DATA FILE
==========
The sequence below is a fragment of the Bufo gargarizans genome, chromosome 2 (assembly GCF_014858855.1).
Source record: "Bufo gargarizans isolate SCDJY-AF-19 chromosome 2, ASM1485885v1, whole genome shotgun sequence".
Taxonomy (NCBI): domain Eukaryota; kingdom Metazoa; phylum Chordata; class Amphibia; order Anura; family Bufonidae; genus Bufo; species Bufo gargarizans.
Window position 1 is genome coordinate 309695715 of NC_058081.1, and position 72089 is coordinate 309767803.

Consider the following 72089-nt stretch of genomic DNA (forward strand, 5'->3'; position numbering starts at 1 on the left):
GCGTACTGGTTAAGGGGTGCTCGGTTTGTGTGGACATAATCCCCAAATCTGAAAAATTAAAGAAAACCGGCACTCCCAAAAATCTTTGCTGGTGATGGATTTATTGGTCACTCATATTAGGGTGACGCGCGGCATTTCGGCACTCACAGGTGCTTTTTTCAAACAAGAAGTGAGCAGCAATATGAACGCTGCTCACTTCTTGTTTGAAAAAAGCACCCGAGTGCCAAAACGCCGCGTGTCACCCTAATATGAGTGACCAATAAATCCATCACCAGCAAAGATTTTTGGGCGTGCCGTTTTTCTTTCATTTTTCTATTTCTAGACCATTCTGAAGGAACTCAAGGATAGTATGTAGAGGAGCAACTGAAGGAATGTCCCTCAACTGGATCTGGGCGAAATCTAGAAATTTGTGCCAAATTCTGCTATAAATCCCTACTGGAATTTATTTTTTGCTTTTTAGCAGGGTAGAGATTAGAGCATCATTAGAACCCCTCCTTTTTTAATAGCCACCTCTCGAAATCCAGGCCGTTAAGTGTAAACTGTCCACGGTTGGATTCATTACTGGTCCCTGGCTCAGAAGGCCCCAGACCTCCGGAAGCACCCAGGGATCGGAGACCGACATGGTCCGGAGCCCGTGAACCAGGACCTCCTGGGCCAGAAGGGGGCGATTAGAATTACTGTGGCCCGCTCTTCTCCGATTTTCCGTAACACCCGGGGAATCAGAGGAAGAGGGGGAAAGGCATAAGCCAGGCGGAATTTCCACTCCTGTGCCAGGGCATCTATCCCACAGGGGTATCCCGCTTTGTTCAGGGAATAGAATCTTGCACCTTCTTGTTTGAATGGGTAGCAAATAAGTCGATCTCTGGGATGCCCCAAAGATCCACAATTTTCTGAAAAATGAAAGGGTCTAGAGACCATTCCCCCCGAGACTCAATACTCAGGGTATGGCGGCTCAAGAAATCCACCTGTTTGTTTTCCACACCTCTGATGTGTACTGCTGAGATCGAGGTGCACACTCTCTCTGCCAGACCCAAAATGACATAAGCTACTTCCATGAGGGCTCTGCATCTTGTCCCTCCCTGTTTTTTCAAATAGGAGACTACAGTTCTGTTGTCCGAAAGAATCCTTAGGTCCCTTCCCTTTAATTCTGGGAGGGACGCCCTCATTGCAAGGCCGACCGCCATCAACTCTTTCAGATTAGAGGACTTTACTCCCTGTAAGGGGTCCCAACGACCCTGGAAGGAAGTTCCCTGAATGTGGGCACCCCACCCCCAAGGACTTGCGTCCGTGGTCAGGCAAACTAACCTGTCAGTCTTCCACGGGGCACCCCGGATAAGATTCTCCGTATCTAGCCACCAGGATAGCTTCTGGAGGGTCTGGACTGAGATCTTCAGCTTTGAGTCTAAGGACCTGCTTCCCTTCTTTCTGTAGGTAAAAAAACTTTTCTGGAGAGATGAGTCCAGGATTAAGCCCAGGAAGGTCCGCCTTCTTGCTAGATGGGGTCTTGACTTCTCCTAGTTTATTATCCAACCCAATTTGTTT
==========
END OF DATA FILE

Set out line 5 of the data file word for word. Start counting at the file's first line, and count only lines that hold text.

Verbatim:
Consider the following 72089-nt stretch of genomic DNA (forward strand, 5'->3'; position numbering starts at 1 on the left):